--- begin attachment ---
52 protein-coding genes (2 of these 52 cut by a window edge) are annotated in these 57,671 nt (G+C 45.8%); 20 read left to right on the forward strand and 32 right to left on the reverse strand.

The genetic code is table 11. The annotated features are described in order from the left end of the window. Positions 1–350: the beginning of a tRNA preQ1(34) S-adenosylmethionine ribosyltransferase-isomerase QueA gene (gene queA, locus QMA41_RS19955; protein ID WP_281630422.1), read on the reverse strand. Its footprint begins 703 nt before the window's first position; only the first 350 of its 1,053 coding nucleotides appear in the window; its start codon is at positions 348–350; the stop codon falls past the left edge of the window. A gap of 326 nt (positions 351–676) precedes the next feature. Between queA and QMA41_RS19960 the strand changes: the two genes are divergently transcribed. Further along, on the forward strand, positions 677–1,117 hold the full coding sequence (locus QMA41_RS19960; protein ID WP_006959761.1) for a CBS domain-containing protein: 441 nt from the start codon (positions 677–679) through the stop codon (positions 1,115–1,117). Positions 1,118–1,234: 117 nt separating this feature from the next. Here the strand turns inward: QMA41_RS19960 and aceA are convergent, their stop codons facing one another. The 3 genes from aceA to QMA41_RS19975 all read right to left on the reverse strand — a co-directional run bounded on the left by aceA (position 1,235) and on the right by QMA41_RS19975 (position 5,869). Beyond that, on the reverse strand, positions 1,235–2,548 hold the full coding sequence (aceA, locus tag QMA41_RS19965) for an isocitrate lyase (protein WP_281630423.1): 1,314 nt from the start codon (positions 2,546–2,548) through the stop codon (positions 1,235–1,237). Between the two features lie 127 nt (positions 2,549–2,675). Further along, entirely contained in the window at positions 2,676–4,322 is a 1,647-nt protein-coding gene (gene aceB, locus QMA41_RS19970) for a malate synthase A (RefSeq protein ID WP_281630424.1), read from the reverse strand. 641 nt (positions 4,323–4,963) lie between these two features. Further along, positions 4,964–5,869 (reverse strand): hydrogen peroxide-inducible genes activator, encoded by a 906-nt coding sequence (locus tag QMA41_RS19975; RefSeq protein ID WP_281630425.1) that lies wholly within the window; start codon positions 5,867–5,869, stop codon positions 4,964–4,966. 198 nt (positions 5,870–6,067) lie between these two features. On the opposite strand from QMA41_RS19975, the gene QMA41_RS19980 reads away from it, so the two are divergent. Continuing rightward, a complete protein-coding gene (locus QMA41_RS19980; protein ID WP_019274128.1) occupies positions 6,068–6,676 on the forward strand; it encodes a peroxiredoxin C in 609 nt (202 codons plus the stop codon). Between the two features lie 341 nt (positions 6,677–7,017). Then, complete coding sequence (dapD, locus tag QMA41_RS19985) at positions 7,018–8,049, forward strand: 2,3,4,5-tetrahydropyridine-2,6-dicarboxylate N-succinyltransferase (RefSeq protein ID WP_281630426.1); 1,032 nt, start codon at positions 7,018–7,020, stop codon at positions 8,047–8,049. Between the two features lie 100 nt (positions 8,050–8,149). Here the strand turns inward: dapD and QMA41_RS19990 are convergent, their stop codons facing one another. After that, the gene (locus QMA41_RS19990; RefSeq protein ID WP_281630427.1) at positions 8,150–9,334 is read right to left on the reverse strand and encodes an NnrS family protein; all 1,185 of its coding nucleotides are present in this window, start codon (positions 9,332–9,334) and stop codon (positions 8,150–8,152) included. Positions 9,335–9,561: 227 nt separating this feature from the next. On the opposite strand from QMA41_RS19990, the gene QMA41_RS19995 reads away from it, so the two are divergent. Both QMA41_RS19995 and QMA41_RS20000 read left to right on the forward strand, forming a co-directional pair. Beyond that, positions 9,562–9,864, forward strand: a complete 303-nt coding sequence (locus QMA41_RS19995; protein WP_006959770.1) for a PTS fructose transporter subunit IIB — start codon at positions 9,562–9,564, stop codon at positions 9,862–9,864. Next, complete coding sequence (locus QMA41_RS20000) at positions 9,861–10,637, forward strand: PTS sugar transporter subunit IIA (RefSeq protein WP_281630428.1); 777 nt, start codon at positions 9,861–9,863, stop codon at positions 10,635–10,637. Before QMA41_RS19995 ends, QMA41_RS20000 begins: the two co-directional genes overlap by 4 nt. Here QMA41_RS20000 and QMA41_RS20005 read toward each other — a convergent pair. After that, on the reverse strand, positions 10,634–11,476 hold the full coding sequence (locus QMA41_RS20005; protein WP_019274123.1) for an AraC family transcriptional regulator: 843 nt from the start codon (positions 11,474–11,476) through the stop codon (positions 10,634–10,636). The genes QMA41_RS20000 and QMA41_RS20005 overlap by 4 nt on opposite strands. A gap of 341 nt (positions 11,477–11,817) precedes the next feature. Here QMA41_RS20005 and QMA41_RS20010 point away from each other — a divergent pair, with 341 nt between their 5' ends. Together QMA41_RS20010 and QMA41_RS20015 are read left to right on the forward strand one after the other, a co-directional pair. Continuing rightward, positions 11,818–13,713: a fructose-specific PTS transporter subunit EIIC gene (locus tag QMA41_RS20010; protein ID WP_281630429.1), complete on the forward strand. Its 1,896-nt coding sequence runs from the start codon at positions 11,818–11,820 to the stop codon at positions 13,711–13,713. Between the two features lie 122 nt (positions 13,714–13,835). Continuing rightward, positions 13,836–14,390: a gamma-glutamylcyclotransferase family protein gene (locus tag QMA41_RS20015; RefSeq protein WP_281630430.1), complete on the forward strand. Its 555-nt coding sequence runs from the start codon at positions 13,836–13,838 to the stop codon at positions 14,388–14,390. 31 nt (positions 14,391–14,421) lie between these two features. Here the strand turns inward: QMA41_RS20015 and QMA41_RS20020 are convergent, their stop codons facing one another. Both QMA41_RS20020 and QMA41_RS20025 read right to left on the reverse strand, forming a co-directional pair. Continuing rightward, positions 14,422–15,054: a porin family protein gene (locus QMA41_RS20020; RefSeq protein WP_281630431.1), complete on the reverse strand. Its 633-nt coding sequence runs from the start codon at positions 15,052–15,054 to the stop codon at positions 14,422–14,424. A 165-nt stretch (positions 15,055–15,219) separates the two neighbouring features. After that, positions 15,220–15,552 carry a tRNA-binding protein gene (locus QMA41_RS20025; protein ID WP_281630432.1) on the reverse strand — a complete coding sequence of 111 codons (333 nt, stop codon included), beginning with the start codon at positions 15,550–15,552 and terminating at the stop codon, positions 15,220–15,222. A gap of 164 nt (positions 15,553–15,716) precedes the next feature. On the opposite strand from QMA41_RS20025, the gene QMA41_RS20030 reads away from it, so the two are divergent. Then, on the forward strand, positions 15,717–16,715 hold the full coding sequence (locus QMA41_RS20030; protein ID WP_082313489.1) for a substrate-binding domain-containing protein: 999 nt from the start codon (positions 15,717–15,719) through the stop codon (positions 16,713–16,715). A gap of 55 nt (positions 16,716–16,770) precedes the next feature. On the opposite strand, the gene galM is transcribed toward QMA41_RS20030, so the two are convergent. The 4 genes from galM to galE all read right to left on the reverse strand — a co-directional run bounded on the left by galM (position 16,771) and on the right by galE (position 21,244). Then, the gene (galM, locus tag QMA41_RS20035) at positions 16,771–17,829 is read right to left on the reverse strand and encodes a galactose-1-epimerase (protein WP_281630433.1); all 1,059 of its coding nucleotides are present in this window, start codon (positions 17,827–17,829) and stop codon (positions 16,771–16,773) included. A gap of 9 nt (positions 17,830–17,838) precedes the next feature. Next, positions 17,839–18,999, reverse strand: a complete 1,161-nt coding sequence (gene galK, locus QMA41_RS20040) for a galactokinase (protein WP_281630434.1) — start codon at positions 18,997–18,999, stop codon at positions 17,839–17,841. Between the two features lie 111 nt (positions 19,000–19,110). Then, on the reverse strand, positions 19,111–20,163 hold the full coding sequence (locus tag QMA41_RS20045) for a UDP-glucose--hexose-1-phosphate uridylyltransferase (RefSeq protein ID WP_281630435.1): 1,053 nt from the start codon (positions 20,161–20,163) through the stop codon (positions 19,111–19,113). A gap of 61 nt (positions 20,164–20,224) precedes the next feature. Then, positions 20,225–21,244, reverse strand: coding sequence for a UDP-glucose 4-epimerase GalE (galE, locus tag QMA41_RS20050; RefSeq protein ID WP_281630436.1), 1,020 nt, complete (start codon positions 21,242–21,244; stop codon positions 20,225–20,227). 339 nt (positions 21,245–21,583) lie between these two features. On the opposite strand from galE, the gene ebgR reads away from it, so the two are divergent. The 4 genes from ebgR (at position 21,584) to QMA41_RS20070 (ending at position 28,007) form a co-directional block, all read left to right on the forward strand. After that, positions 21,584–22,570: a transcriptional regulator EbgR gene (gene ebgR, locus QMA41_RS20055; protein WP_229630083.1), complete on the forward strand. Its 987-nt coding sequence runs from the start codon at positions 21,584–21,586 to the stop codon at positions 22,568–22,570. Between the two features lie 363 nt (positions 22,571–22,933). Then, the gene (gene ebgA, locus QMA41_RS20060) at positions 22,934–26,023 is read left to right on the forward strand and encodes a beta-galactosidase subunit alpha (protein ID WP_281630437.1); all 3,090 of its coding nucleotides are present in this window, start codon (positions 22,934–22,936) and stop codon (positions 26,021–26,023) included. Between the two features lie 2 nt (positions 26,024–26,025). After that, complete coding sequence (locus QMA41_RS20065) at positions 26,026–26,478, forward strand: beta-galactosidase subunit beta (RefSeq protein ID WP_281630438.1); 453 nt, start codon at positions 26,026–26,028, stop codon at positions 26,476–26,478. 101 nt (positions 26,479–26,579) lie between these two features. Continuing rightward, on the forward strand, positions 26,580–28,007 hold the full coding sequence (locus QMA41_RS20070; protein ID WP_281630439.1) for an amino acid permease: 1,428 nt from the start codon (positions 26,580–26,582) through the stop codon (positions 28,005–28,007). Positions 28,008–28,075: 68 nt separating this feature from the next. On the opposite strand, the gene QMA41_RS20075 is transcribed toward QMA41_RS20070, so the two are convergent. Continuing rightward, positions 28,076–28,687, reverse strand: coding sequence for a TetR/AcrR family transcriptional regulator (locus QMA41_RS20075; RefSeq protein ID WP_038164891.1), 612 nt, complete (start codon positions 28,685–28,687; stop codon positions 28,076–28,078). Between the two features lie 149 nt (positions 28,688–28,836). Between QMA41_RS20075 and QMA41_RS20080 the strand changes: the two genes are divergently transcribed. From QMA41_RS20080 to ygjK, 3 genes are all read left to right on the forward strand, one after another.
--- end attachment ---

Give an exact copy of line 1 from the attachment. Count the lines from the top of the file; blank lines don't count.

52 protein-coding genes (2 of these 52 cut by a window edge) are annotated in these 57,671 nt (G+C 45.8%); 20 read left to right on the forward strand and 32 right to left on the reverse strand.